Forum: Have pilot studies before implementing AI in healthcare

I refer to the report “NUH doctors using AI to save lives of stroke patients” (May 18) and the letter by Dr Chua Jun Jin, “Time for wider adoption of AI in medical field” (May 22).

The application RapidAI helps to shorten only one component of part of the process in managing stroke. Its usefulness in improving clinical outcomes for stroke patients in Singapore remains to be proven.

The families of patients must first recognise the symptoms of stroke and send the patients with suspected stroke promptly to the hospital.

Emergency Department staff must recognise such stroke patients, and ask for an urgent CT scan or MRI of the brain. Once scanning is done, the images have to be interpreted promptly by the radiologist and the neurologist. RapidAI helps shorten this interpretation process, from about 20 minutes to 1 minute.

Once a diagnosis is made, the family has to be briefed on the procedure of endovascular treatment, its risks and benefits, before the procedure is arranged.

So RapidAI, as with many other healthcare AI applications, shortens only one component of a long and complex process. Sometimes, shortening the timing of one part does not change the overall outcome, as it may just create congestion at the next bottleneck.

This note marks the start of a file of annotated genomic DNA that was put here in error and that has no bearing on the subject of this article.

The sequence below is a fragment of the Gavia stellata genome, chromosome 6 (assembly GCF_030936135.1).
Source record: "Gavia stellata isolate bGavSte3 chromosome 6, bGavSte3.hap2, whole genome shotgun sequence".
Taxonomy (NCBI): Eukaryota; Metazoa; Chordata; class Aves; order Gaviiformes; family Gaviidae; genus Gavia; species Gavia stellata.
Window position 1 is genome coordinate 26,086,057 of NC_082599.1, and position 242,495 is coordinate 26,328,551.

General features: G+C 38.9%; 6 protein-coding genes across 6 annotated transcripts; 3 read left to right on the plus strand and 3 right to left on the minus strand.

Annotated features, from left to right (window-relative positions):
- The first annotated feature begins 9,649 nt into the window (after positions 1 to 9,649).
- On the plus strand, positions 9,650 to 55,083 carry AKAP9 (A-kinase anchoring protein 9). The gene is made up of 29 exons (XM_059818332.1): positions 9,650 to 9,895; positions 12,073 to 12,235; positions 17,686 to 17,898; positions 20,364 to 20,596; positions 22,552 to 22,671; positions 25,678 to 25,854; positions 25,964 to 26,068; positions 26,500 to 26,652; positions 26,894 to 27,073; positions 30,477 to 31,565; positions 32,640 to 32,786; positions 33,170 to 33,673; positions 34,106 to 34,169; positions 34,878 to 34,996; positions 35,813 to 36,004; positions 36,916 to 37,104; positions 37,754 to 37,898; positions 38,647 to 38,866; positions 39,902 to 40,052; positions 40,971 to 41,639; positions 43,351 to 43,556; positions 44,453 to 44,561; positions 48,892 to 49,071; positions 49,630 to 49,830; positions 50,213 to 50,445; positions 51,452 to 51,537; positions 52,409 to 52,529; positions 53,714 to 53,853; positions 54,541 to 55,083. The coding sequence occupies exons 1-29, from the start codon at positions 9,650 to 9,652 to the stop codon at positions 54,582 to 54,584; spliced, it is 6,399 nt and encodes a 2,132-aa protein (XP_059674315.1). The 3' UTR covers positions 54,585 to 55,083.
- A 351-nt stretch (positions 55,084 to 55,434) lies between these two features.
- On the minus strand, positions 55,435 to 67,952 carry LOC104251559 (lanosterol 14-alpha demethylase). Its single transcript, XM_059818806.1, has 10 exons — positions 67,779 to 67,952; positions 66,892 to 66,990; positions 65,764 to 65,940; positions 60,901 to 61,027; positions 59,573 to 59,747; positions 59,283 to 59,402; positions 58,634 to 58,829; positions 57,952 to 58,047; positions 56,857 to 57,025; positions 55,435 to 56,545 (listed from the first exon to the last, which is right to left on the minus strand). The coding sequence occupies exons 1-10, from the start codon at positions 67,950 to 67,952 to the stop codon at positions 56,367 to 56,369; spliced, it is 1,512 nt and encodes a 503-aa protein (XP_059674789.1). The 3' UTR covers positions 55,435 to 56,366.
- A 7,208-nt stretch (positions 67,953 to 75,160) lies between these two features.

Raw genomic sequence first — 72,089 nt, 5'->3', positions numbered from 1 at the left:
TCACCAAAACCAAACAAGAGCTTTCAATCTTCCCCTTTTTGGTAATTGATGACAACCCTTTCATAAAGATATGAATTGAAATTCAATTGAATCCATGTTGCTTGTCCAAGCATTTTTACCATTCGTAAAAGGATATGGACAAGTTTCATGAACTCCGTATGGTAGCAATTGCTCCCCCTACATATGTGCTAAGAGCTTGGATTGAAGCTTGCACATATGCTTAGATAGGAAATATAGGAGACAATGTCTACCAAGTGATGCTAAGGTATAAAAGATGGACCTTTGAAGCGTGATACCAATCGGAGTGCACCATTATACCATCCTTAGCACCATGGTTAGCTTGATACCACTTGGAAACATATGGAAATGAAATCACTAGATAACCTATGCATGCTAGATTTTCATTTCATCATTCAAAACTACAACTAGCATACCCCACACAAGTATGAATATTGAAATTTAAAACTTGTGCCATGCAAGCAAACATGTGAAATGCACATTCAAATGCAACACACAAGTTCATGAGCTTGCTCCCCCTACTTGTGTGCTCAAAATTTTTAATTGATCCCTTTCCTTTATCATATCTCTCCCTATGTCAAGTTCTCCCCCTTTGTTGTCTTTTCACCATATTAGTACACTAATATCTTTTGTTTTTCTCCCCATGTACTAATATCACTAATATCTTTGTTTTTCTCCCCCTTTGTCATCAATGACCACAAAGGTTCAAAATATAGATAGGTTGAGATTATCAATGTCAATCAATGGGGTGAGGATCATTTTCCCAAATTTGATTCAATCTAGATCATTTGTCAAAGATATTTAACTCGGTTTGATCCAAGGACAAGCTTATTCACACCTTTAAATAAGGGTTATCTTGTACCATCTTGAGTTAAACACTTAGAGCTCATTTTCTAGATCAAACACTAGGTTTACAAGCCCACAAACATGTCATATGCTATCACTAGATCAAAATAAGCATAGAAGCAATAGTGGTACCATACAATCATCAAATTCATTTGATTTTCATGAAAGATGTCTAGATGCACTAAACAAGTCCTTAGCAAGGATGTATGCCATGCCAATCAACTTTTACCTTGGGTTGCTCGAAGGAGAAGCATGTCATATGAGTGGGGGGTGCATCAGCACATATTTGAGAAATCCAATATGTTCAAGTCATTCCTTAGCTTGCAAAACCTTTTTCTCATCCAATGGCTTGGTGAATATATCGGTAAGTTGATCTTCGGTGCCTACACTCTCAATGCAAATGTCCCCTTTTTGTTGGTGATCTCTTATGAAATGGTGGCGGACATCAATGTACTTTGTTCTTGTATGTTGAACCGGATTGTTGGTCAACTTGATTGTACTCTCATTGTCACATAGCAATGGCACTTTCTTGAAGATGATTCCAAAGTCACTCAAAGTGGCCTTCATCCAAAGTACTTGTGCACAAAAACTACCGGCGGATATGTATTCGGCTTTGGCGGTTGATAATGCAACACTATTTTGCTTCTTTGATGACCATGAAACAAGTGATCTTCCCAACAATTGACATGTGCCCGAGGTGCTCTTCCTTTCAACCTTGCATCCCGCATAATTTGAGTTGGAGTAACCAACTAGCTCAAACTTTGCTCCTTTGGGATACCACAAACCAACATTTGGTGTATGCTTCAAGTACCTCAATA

In our local setting, the current bottleneck is at the Emergency Department, where waiting time to go to the ward, and the time taken to reach the interventional radiology suite, can be long.

The public should remember the acronym BEFAST. 

Family members should look out for sudden loss of Balance, Eye visual loss, an uneven smile on the Face, weakness in the Arm, abnormality in Speech/Communication, and be aware that Time is crucial and call for an ambulance once stroke is suspected.

As the National University Hospital is the only institution using RapidAI, the Ministry of Health should coordinate a clinical study to determine if this particular AI program helps save lives and improves rehabilitation outcome, by simply comparing outcomes among different hospitals. 

We should be cautious in implementing AI programs in healthcare by first testing them in pilot studies, and introducing them country-wide only if they are proven to be cost-effective.

Dr Desmond Wai

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